SF: It’s something I’ve been writing about in the book that we did comparing Wharton students from your generation (1992) with the generation of people that just graduated (in 2012).   In the advocacy piece of that, we made a big point about the success of the experiments in California and New Jersey. The research that’s been done tracking what’s occurred in those states shows that businesses become supportive because there is better employee attraction and retention as a result of these policies, policies that don’t cost employers anything.

JL: Yeah, when people find this out, they start to support it.  A prominent conservative leader like Jim Daly, the Head of Focus on the family, is saying that now, looking back, he was embarrassed he was ever against the Family and Medical Leave Act, FMLA.

We have public schools and we have Medicare for children because we understand that caring for children is good for society and this is just another piece of that.  For several weeks at least a parent should be able to be with the newborn.  And not only a mom is capable of being the caregiver, men are just a capable.

SF: Yes, in some cases more so. And that really gets down to what people want to do, what roles they want to play.  The role of caregiver and breadwinner can be taken up by a man or woman.

JL: I know you have a lot of business leaders who listen and in the end it is just basic logic.  Sometimes, the best person for a job is a women. So why would you possibly want a policy that pushes women to stay at home and men to stay at work, if the woman is the better person for the job?  You talk about mind and spirit.  Work-life conflicts are, in part, attributed to these backward structures that we have that prevent us from having legitimate work/life integration.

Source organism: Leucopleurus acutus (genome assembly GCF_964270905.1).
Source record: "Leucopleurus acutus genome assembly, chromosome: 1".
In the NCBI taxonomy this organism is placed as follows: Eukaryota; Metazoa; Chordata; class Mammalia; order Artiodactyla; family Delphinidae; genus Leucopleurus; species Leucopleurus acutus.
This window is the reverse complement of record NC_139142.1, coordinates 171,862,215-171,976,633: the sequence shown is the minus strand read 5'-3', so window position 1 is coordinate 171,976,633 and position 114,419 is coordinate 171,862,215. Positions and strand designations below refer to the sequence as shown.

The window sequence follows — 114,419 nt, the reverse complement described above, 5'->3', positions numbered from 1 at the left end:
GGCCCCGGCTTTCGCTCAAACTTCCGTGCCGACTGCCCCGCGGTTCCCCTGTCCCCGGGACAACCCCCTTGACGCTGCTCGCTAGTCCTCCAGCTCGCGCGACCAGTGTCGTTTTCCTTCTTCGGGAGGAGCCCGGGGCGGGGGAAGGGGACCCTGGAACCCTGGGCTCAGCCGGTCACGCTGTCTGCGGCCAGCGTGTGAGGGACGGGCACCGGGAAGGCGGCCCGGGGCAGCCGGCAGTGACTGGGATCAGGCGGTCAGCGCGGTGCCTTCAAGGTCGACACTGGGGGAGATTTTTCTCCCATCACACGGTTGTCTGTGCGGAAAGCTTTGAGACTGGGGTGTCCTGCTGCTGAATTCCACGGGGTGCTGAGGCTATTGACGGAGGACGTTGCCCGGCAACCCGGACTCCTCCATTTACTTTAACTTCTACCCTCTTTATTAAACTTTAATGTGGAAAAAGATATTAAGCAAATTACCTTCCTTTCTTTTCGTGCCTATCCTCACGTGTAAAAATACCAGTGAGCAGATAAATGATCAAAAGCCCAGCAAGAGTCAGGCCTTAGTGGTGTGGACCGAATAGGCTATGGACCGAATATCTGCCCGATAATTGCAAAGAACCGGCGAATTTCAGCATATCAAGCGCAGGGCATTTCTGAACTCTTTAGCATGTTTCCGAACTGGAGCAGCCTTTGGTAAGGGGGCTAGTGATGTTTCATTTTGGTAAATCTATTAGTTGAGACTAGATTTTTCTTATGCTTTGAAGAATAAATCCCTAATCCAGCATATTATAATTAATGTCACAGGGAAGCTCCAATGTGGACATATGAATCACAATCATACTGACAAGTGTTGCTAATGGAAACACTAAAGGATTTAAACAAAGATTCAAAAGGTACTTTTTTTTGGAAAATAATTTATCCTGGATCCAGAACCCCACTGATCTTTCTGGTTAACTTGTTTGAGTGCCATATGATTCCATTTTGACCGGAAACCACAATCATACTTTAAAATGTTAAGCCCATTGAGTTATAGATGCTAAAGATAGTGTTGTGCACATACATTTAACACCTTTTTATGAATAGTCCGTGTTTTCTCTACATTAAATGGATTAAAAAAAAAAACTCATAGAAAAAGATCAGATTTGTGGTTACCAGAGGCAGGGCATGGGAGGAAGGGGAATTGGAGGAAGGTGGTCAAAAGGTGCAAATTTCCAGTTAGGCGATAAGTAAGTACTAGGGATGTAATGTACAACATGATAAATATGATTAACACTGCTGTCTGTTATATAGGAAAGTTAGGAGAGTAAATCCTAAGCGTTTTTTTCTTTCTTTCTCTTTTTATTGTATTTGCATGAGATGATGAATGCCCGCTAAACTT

And business leadership that is open to have great women and great men who happen to have children and also want to be great employees, those businesses are discovering that it’s a huge opportunity for them.

SF: Yes indeed.   And the demand is growing for the kinds of programs that we’ve been developing here for decades and now bringing to the world including in a MOOC that I teach on this very topic that has reached 140,000 people worldwide.  The demand for useful tools and ideas for change is huge; it is truly a new moment. What else can listeners do to create positive change for their business or, as an employee, to create greater freedom and the support needed to be the parent and worker they want to be. What other ideas do you have?